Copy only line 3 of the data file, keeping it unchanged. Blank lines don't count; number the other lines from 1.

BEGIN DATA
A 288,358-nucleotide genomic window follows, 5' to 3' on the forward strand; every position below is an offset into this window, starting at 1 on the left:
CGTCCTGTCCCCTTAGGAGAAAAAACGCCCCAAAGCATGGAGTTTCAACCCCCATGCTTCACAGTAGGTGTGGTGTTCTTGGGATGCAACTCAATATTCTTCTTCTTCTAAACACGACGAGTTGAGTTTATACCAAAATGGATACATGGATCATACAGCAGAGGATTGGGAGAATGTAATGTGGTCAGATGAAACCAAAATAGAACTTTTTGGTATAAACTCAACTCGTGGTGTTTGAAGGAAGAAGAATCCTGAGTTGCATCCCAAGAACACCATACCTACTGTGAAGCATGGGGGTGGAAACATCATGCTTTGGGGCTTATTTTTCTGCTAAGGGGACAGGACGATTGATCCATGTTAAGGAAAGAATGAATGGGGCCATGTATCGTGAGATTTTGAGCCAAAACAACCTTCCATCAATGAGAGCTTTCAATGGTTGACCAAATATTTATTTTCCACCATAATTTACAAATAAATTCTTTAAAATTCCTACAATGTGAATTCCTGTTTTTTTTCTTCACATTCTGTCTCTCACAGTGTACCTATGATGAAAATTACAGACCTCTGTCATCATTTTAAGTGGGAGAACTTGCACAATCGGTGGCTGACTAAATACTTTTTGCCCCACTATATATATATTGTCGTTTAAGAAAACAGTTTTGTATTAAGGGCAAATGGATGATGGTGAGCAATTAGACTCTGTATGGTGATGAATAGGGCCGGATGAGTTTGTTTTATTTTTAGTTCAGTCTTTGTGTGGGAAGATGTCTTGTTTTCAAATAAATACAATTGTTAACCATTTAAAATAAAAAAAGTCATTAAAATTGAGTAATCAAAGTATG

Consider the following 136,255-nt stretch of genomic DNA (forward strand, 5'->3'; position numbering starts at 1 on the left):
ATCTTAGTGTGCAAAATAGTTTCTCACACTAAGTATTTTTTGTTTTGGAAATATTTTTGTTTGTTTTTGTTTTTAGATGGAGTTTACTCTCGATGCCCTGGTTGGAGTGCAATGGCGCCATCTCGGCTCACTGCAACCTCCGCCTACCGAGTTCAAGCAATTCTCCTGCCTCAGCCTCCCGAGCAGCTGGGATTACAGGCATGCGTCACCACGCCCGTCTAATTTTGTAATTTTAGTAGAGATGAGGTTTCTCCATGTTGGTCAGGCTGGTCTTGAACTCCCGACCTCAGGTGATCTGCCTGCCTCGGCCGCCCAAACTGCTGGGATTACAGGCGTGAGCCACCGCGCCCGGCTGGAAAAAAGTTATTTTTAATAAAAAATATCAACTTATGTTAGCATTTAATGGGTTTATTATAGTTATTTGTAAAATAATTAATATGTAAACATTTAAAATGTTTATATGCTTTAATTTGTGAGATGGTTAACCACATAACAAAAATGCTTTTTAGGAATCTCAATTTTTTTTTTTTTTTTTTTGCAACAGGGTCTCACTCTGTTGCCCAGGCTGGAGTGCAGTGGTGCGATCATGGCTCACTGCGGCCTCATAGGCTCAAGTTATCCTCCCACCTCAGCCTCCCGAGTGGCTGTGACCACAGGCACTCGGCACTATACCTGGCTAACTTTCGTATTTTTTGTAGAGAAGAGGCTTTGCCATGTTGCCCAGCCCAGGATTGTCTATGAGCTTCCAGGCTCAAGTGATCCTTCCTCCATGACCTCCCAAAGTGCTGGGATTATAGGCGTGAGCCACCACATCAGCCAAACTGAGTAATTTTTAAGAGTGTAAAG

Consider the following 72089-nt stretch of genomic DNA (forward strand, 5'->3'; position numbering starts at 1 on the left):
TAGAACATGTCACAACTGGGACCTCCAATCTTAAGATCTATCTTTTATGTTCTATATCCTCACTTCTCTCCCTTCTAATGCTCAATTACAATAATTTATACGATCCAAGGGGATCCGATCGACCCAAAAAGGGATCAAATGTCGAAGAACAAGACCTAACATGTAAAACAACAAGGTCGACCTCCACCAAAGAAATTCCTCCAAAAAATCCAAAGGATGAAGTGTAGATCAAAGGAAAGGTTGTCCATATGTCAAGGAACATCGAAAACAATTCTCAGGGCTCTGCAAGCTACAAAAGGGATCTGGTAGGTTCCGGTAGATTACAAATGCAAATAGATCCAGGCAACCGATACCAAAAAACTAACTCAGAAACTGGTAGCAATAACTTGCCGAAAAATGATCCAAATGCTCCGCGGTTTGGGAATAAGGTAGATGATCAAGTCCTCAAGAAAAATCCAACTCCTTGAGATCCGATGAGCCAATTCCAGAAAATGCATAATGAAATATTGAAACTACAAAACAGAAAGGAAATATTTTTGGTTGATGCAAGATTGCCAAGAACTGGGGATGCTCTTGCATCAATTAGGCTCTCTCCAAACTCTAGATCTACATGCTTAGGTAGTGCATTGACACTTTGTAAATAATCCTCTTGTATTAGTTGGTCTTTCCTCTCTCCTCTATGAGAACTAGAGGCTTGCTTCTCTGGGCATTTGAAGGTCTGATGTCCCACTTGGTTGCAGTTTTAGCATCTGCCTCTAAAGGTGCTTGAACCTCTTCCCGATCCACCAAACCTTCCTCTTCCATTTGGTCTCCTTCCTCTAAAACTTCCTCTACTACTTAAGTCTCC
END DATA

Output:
Consider the following 136,255-nt stretch of genomic DNA (forward strand, 5'->3'; position numbering starts at 1 on the left):